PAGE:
Hello Twarita , but my model is not real, it is a doll and it has already happened twice.
I repeat it is not a real model, it is an articulated doll.
Whether you do a photo shoot with professional or non-professional models or you take snapshots of friends and family members, you must obtain their permission before you publish the photos for commercial purposes.
Ask yourself: Would the person recognize him/herself in my photo? If your answer is “Yes,” then you need to include a model release with your submission. Recognition can be based on external factors (for example, other recognizable people, unique clothing, equipment, or location) or personal factors (for example, tattoos or birthmarks). That’s why it’s always safer to get a model release, even for a close-up shot of a body part. If the model is nude or depicted in a sexual way but otherwise not recognizable, a model release is still required. The model release must include a copy of the model's photo ID to verify that the model is an adult.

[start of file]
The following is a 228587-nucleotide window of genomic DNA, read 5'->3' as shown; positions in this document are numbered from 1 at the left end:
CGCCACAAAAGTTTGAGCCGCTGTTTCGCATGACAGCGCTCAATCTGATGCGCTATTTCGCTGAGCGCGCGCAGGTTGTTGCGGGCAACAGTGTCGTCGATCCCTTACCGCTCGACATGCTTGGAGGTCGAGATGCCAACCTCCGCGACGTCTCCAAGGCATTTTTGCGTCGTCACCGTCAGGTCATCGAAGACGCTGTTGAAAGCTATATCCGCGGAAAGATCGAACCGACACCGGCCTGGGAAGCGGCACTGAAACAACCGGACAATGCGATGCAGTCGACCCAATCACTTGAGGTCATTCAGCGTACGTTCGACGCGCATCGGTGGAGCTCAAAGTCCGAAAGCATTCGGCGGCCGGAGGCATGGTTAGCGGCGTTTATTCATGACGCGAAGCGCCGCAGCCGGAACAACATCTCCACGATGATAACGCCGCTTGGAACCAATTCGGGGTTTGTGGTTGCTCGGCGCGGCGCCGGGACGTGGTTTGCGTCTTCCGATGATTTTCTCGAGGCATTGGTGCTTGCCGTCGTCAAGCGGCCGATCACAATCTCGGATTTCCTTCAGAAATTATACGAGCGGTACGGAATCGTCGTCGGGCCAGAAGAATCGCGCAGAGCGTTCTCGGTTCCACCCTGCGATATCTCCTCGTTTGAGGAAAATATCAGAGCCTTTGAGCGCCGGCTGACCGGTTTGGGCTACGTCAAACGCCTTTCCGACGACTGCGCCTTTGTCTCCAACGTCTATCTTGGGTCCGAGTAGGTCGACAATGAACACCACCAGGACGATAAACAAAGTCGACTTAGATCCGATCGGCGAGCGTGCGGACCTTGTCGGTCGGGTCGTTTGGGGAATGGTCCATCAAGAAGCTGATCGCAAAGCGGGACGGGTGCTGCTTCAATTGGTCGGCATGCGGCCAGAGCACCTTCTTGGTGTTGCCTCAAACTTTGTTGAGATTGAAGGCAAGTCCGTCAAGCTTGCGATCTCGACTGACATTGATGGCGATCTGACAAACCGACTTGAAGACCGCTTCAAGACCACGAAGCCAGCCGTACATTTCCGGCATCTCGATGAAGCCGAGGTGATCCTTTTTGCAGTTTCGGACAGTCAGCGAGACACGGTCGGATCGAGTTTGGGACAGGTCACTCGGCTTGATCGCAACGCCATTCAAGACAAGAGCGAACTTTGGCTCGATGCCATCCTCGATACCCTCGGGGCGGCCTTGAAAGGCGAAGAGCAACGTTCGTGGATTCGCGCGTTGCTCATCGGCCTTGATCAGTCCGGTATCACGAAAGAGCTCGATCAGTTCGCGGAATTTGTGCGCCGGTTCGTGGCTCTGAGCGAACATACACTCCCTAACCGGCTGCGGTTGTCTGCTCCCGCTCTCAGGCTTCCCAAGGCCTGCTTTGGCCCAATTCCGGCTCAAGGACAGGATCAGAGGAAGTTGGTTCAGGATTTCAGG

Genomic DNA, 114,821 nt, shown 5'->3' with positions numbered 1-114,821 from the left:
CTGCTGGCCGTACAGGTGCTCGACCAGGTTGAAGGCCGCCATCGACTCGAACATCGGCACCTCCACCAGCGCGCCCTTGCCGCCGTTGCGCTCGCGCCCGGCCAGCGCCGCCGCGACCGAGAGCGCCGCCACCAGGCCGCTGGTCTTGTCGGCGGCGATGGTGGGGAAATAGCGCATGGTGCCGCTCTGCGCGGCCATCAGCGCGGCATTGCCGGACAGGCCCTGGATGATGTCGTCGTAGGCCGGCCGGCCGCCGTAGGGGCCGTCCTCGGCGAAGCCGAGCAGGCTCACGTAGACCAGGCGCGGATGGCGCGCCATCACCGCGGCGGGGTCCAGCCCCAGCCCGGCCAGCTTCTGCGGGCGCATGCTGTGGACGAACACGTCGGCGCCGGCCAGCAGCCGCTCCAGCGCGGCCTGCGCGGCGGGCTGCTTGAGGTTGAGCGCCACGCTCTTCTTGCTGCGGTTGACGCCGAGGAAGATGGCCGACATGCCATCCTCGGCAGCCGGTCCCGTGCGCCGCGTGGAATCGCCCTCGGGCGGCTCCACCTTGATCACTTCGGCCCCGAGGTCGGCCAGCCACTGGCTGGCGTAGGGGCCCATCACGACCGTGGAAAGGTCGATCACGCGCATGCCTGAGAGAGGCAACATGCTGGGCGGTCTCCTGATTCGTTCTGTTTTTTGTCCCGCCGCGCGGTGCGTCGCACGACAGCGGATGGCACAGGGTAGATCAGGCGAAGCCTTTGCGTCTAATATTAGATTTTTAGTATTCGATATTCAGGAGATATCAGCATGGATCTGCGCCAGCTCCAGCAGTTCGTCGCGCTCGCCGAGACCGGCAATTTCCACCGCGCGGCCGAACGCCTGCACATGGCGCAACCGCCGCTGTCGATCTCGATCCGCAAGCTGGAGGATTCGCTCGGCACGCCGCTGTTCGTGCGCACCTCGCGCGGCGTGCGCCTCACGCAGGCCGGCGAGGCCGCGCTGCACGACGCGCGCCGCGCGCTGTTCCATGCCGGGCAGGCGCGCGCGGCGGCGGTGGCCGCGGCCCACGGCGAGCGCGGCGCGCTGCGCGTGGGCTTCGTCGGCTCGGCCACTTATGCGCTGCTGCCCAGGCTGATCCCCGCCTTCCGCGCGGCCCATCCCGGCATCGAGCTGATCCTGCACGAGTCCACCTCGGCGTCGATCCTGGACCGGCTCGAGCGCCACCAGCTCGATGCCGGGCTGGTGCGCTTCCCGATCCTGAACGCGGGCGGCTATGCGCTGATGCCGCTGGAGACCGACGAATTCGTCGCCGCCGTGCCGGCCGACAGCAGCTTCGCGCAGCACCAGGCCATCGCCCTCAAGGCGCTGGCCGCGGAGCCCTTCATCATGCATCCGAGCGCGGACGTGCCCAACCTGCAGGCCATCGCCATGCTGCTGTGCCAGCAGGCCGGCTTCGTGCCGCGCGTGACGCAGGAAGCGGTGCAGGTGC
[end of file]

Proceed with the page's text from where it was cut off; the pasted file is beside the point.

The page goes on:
The same rules apply for videos you upload that include actors, friends, family, or even random people. And if your video includes voices, you need a model release from the speaker.
You also need model releases for any illustrations or vector artwork based on real people or body parts. For example, you need a model release for a photograph that includes a face printed on a t-shirt or a photo portrait on a wall.
Finally, don’t forget to include a model release for self-portraits. In this case, you must sign the model release as both the
As this question has been answered here (Re: THE TRANSFER OF THE MODEL IS MISSING ), I'm locking this thread. If you need further information, please feel free to continue posting in the second thread. I think, however, that Mat's response is quite clear and without appeal.